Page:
When the Six-Day War broke out in his native Congo two decades ago, documentary filmmaker Dieudo Hamadi—whose film “Downstream to Kinshasa” is the first Congolese film to be an official selection in the history of the Cannes Film Festival—was living in the Musicians’ Quarter in downtown Kisangani, “relatively untouched by the belligerent shells that clashed mainly in the outskirts of the city,” he tells Variety.

But the devastating toll of that conflict between Ugandan and Rwandan forces—one of the many battles that constituted the wider Second Congo War—is something Hamadi felt compelled to return to as a filmmaker. “This terrible war has almost been forgotten today, and we run the risk of seeing these atrocities happen again at any time,” he says. “A work of memory became absolutely necessary.”

“Downstream to Kinshasa” (En route pour le milliard) centers on a group of war victims who have spent 20 years fighting for official recognition of the conflict, as well as compensation for their losses. Frustrated by the apathy of local leaders, they decide to take their case to the capital, Kinshasa, a perilous journey along the length of the Congo River.

“What drew me to this story was the breath of life, the energy, the resilience of these victims of the Six-Day War,” says the director. “These people have been struggling for 20 years, in vain, to obtain compensation for the damage suffered. However, they are not discouraged. Nothing seems to affect their determination. They keep fighting.”

“Downstream to Kinshasa” was produced by Congolese outfit Kiripifilms and France’s Les Films de l’Oeil Sauvage, in co-production with Belgium’s Neon Rouge. Andana Films is pre-selling the film, currently in post-production, during Cannes’ Marché du Film Online.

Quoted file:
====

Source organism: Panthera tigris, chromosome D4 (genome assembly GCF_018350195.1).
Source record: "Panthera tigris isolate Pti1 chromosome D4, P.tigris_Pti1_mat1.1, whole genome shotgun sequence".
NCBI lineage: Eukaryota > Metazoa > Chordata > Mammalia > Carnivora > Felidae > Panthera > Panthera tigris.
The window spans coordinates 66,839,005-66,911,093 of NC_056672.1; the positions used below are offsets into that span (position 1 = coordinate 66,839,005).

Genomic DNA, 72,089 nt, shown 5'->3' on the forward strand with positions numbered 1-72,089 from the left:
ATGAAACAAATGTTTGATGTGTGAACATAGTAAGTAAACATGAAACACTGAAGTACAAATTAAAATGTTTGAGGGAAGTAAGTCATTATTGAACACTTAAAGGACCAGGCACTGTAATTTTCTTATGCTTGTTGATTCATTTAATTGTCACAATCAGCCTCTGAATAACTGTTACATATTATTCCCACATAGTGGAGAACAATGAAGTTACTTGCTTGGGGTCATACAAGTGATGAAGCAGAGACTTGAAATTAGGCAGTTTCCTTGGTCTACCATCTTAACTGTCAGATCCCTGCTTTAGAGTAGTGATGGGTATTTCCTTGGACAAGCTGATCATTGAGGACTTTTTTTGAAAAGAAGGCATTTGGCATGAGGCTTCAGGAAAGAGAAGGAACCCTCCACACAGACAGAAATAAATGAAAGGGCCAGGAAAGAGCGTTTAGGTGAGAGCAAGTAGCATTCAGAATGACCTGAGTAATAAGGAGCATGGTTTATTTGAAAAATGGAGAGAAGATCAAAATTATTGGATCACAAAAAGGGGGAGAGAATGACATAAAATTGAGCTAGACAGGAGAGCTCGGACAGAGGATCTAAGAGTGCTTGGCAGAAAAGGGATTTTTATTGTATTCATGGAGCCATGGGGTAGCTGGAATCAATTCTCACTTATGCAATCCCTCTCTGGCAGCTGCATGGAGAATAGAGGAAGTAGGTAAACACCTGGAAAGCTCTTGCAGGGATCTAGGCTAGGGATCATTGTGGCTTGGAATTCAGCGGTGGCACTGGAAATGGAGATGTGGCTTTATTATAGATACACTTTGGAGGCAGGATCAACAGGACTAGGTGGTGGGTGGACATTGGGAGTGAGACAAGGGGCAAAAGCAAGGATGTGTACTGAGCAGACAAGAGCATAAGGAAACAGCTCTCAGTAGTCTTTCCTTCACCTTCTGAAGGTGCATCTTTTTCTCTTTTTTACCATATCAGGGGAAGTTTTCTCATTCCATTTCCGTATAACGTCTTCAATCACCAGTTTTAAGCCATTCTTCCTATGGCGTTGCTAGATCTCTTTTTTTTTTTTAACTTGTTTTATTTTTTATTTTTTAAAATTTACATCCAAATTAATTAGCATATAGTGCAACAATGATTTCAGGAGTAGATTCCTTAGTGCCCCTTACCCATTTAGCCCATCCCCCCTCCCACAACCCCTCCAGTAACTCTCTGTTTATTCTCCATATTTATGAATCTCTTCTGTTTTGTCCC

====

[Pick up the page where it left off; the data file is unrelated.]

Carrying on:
Hamadi’s fifth feature is the latest in a growing, critically acclaimed body of work about the Democratic Republic of Congo, a vast, resource-rich nation in the geographical heart of Africa that has been at the center of decades of bloody conflicts. Through previous films, such as the Berlinale players “Mama Colonel” (2017) and “Kinshasa Makambo” (2018), Hamadi—who also shoots and edits his own footage—has trained his camera on some of the social and political ills that plague his country, while also revealing the depth of humanity and warmth beneath its troubled surface.

Collectively, his documentaries offer a sweeping, kaleidoscopic portrait of modern-day Congo. “It’s true that my films respond to each other in a certain way. It is also true that when you put them next to each other, you can get a glimpse of my country,” says Hamadi. “I do not know if in the long term, all these films will end up constituting a coherent and edifying work. I can only hope so.”

The filmmaker is frank about the practical challenges of bringing those stories to light. “Financing African films remains a headache for most African directors and producers,” says Hamadi, who will appear in an online conversation hosted by Cannes Docs on June 26, with Directors’ Fortnight programmer and film critic Claire Diao.

The fact that “Downstream to Kinshasa” is the first Congolese film to be an official selection in the history of the Cannes Film Festival underscores the challenge for African filmmakers looking for a seat at the industry’s most prestigious tables. “I think that Congolese or African filmmakers should not wait until they are given ‘a place,’” Hamadi says. “What they give you, they can also take from you. We have to manage to create our own place in this industry. It is the only way for us to exist fully and with dignity.”

He continues: “If I had magical powers, I would make sure that the African continent quickly acquired several category A film festivals, as well as many cinemas. Because to be able to shine in the world, African cinema must first shine in Africa.”